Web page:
What Type of Corruption?
November 5, 2002
Corruption stifles freedom and economic growth. However, there are two types of corruption: top-down and bottom-up. Bottom-up refers to low-level officials collecting bribes and sharing them with superiors, while top-down refers to corrupt superior officials buying the silence of subordinates by sharing their ill-gotten gains. Recent research analyzes the two types of corruption, using the notoriously corrupt Commonwealth of Independent States as a model.
- Firms report paying 5.7 percent of all revenues as bribes in the CIS, as opposed to 3.3 percent in the Balkans, Baltic republics and Central Europe.
- Economic growth in these other states is more than 2 percent higher on average than growth in the CIS.
After further analyzing the CIS, the researchers found that if corruption is inevitable, then top-down corruption is superior to bottom-up:
- The amount of bribes paid per investment project is smaller with top-down corruption.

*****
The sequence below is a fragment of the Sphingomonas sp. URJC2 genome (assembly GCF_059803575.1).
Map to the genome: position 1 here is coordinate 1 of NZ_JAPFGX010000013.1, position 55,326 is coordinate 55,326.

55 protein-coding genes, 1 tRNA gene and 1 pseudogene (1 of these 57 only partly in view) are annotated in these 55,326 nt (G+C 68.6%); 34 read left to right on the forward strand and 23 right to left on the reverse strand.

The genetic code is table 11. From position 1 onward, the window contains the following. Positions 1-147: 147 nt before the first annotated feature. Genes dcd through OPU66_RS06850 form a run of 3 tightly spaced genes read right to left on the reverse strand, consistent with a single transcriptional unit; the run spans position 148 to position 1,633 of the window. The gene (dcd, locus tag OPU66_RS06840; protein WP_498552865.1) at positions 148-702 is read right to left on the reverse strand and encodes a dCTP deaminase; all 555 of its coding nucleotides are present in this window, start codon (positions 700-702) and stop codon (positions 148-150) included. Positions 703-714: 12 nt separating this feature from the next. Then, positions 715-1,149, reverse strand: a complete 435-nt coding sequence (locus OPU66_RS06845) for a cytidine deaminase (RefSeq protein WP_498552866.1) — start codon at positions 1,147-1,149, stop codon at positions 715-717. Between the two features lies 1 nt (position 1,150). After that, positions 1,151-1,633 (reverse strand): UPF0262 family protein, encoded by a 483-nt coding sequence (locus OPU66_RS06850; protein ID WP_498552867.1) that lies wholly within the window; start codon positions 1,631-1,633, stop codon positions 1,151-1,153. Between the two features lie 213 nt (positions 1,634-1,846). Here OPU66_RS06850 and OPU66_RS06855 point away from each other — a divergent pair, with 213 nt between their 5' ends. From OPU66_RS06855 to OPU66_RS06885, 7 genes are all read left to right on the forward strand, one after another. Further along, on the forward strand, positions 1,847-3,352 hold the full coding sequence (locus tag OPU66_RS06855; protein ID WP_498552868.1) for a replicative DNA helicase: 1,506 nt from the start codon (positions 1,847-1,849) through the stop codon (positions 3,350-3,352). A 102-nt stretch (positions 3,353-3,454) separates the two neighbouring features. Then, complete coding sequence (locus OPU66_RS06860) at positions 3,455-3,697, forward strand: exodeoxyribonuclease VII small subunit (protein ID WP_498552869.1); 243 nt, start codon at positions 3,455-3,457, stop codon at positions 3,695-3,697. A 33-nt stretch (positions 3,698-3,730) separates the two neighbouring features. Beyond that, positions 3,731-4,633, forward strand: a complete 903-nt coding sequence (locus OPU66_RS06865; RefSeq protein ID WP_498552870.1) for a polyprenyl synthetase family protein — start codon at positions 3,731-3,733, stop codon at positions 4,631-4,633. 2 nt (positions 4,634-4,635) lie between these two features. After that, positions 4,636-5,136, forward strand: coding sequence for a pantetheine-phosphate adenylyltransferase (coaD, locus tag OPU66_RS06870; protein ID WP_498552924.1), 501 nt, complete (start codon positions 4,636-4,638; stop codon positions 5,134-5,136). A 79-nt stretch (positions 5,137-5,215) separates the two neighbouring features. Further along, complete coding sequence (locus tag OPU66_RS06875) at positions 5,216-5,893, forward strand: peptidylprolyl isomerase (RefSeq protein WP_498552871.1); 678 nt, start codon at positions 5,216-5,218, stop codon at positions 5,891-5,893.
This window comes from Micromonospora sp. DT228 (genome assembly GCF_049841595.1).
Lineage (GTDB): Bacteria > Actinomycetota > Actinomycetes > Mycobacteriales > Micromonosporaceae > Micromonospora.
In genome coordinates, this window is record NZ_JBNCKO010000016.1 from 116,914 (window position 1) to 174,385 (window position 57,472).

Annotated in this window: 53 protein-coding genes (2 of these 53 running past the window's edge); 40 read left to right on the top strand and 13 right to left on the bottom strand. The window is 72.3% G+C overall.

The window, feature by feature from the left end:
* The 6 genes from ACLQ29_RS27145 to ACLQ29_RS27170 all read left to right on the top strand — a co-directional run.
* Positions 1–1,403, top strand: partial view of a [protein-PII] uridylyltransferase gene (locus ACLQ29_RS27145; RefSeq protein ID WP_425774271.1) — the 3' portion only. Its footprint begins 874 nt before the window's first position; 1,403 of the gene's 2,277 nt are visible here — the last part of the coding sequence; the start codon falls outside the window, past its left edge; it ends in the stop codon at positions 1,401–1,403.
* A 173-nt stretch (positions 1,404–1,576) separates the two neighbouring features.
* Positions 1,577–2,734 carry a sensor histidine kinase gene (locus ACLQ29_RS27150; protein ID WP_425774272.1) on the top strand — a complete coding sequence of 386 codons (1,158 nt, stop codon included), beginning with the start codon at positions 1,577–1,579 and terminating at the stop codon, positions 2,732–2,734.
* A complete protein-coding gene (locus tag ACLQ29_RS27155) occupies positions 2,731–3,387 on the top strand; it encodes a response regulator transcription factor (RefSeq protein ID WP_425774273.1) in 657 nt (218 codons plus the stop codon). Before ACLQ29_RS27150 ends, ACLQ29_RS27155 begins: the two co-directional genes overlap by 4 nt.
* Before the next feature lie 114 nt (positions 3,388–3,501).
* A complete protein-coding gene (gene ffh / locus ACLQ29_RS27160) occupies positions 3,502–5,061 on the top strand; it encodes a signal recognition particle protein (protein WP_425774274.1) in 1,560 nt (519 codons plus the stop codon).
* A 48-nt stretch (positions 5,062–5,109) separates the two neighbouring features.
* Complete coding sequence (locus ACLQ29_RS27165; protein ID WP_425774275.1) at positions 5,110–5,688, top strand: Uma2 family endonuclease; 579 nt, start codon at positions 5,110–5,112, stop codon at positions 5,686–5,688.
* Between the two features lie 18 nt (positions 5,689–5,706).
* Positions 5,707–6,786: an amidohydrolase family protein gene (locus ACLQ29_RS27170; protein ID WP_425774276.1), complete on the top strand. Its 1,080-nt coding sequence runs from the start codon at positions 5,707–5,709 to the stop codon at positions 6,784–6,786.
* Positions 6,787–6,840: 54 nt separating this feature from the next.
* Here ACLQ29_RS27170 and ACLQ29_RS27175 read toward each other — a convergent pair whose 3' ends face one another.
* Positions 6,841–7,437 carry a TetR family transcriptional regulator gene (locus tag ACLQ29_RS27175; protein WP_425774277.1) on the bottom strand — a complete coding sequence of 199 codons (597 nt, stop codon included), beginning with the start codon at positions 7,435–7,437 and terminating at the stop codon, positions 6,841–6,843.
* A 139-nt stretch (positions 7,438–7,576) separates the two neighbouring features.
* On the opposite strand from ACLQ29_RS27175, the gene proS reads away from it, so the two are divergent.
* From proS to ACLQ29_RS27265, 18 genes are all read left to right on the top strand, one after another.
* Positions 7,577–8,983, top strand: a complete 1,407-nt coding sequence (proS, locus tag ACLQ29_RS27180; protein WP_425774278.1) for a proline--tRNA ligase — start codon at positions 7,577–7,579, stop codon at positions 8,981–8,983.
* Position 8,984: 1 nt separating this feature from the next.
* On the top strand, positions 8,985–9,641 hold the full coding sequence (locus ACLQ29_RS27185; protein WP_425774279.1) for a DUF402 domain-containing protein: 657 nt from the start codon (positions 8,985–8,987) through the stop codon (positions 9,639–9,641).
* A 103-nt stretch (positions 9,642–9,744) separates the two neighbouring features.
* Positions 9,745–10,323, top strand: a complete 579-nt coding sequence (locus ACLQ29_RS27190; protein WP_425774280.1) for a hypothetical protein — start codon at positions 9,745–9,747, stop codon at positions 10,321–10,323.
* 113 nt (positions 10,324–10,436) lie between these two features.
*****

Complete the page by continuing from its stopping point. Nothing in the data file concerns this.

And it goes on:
- Firms have better information about the exact quantity and method of payment under a top-down corruption, meaning that firms have better information about the true costs of a project.
- The economy is larger under centralized corruption.
- Furthermore, centralized corruption is more easily controlled and restricted, leading to smaller bribes.
The researchers note that under bottom-up corruption the absolute amount of bribes is smaller. However, this reflects the fact that under a bottom-up system the entire economy is smaller, resulting in fewer opportunities for graft.
Source: Christopher J Walker, Thierry Verdeir, and Roy Gardner, "Corruption: Top Down or Bottom Up?" Economic Inquiry, Vol. 40, No. 4, October 2002.
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